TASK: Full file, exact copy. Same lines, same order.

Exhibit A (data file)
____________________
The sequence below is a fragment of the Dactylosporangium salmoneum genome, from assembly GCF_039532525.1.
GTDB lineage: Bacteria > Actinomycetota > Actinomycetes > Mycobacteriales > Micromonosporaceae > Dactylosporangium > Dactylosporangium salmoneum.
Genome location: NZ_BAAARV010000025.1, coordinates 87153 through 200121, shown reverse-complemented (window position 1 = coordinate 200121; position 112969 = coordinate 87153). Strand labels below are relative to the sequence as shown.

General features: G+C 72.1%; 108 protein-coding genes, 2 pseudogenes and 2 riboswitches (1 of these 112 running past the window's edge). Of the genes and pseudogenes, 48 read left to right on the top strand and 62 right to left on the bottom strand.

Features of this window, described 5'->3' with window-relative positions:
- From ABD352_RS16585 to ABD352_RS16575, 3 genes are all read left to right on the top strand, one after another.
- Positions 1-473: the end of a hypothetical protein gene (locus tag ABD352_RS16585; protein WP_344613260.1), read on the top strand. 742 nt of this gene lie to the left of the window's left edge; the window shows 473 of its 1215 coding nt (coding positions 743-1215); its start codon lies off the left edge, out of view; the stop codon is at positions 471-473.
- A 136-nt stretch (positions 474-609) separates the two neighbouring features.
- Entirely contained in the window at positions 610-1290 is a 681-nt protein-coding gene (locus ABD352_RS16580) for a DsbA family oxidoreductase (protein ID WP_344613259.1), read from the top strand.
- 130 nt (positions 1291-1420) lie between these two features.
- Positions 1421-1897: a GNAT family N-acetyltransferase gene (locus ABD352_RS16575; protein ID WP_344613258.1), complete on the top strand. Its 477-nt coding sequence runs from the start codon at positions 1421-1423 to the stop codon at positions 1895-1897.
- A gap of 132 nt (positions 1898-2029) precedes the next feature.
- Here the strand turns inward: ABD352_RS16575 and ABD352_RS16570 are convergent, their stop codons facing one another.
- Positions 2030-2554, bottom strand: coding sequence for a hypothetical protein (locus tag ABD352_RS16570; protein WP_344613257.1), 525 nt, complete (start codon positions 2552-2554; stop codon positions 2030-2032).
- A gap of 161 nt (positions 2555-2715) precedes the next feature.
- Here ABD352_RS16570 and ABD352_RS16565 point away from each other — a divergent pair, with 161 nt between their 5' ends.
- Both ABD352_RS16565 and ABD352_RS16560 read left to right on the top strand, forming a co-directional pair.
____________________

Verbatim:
The sequence below is a fragment of the Dactylosporangium salmoneum genome, from assembly GCF_039532525.1.
GTDB lineage: Bacteria > Actinomycetota > Actinomycetes > Mycobacteriales > Micromonosporaceae > Dactylosporangium > Dactylosporangium salmoneum.
Genome location: NZ_BAAARV010000025.1, coordinates 87153 through 200121, shown reverse-complemented (window position 1 = coordinate 200121; position 112969 = coordinate 87153). Strand labels below are relative to the sequence as shown.

General features: G+C 72.1%; 108 protein-coding genes, 2 pseudogenes and 2 riboswitches (1 of these 112 running past the window's edge). Of the genes and pseudogenes, 48 read left to right on the top strand and 62 right to left on the bottom strand.

Features of this window, described 5'->3' with window-relative positions:
- From ABD352_RS16585 to ABD352_RS16575, 3 genes are all read left to right on the top strand, one after another.
- Positions 1-473: the end of a hypothetical protein gene (locus tag ABD352_RS16585; protein WP_344613260.1), read on the top strand. 742 nt of this gene lie to the left of the window's left edge; the window shows 473 of its 1215 coding nt (coding positions 743-1215); its start codon lies off the left edge, out of view; the stop codon is at positions 471-473.
- A 136-nt stretch (positions 474-609) separates the two neighbouring features.
- Entirely contained in the window at positions 610-1290 is a 681-nt protein-coding gene (locus ABD352_RS16580) for a DsbA family oxidoreductase (protein ID WP_344613259.1), read from the top strand.
- 130 nt (positions 1291-1420) lie between these two features.
- Positions 1421-1897: a GNAT family N-acetyltransferase gene (locus ABD352_RS16575; protein ID WP_344613258.1), complete on the top strand. Its 477-nt coding sequence runs from the start codon at positions 1421-1423 to the stop codon at positions 1895-1897.
- A gap of 132 nt (positions 1898-2029) precedes the next feature.
- Here the strand turns inward: ABD352_RS16575 and ABD352_RS16570 are convergent, their stop codons facing one another.
- Positions 2030-2554, bottom strand: coding sequence for a hypothetical protein (locus tag ABD352_RS16570; protein WP_344613257.1), 525 nt, complete (start codon positions 2552-2554; stop codon positions 2030-2032).
- A gap of 161 nt (positions 2555-2715) precedes the next feature.
- Here ABD352_RS16570 and ABD352_RS16565 point away from each other — a divergent pair, with 161 nt between their 5' ends.
- Both ABD352_RS16565 and ABD352_RS16560 read left to right on the top strand, forming a co-directional pair.